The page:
Cerebral Protein Synthesis in the Ovine Fetus Near Term with Amino Acid Infusion and Insulin-Induced Hypoaminoacidemia.
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Background: Studies during early development have shown that the precursor availability of amino acids directly affects protein synthesis both at the whole-body level and for select organ tissues, although this has not been studied for the brain.
Objective: We utilized a mixed amino acid infusate and an insulin euglycemic clamp technique in the ovine fetus near term, with increases and decreases in circulating amino acid levels of approximately 30 to 40% on average, and determined the impact on cerebral protein synthesis. Methods: Fetal sheep received a 6-hour infusion of Primene(R) 10% (amino acid infusate group) or a co-infusion of insulin and 10% dextrose (insulin/dextrose infusate group) together with a continuous infusion of L-[1-(13)C]-leucine. Measurements were obtained for fetal plasma leucine enrichment at steady-state and brain tissue intracellular free and protein-bound leucine enrichment at necropsy, followed by the determination of cerebral protein fractional synthetic rates (FSR).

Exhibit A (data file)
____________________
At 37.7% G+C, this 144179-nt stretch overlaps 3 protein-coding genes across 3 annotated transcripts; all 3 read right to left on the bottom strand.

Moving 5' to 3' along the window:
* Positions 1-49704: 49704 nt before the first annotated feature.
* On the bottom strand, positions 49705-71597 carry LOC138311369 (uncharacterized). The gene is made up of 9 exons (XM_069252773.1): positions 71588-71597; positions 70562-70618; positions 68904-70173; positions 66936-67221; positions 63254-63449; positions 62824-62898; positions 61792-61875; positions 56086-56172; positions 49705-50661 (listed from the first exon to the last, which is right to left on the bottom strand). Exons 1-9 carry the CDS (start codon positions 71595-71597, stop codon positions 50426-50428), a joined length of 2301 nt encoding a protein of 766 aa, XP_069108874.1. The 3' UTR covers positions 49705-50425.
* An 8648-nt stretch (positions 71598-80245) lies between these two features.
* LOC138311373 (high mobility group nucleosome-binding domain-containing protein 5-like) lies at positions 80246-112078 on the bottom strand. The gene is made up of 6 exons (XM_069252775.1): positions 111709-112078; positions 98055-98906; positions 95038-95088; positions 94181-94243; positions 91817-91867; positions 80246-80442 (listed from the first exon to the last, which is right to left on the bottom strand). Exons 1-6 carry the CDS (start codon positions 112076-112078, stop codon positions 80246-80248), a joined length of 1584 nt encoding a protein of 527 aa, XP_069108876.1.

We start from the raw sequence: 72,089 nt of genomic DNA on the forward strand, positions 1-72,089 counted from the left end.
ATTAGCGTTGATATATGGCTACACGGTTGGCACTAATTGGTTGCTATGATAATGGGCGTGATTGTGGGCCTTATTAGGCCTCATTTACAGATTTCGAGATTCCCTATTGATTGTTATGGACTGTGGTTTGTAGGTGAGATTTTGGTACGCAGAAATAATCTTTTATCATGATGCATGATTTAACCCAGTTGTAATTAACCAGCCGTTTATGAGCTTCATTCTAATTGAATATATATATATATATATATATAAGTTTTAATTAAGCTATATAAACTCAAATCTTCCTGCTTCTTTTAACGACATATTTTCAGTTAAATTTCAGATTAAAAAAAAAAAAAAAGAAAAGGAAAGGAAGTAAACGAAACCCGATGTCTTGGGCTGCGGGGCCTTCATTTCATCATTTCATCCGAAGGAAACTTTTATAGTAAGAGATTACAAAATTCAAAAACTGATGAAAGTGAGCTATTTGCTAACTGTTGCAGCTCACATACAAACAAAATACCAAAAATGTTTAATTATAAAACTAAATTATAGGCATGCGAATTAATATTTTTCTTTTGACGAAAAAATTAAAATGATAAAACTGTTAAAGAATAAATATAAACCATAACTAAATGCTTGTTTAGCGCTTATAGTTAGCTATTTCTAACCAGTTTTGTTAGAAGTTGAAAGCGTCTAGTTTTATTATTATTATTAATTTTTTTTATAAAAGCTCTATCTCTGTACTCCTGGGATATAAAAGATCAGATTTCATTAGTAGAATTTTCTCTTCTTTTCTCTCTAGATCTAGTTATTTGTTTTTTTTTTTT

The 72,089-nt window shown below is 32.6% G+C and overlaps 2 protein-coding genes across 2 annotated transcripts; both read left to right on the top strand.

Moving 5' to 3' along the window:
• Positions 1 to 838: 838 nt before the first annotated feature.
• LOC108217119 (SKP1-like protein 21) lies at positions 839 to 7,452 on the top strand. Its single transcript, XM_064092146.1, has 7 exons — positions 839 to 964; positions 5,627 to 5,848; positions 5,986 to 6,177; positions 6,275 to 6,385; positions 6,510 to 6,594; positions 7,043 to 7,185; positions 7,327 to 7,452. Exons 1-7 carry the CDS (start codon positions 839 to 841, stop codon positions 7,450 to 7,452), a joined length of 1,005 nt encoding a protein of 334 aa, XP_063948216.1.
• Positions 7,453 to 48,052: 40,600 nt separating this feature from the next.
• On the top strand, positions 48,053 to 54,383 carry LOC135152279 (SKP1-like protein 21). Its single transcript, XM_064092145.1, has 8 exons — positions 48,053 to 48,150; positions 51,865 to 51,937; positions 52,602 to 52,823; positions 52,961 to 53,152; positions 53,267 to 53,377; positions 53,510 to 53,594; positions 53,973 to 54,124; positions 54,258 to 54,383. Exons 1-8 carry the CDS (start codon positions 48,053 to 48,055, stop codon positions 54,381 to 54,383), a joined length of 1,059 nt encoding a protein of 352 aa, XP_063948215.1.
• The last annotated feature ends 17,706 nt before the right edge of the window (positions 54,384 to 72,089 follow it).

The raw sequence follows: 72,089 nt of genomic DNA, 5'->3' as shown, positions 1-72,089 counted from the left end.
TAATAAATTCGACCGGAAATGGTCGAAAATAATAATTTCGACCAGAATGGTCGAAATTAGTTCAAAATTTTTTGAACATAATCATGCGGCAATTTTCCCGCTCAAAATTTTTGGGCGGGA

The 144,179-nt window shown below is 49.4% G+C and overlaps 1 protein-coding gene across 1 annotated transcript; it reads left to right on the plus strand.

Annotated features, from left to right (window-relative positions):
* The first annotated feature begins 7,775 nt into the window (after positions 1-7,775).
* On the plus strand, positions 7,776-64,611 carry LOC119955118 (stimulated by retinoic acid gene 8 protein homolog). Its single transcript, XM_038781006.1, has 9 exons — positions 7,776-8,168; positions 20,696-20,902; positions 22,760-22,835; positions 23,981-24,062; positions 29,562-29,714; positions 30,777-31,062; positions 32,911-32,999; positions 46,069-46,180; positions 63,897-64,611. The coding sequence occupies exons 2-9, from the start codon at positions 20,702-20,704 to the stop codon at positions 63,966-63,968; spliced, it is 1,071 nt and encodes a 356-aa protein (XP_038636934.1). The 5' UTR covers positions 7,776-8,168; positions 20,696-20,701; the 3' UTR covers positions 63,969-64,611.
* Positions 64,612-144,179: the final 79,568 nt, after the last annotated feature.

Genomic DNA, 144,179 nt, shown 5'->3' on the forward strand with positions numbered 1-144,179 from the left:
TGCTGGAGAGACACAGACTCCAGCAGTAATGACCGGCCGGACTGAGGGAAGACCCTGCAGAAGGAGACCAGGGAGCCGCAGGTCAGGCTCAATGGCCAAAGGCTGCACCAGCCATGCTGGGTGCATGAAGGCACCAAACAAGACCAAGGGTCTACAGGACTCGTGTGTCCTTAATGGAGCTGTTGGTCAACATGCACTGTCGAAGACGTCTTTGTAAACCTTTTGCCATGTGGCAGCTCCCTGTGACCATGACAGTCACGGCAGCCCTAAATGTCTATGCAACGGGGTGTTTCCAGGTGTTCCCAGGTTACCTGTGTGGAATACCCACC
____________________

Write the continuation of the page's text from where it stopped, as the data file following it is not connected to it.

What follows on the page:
Results: Protein FSR for the cerebral cortex averaged approximately 58 and approximately 39%/day when using the intracellular free and plasma enrichment values for the precursor pool measurements, respectively, providing for maximal and minimal FSR values, and with little difference between the amino acid and insulin/dextrose groups, although significantly higher than respective values for the cerebellum.
Conclusion: Accordingly, there was no evidence of a differential effect of increases versus decreases in circulating amino acids on cerebral protein synthesis as studied, which may be attributed to the saturable nature of the blood-brain barrier transporters for amino acids.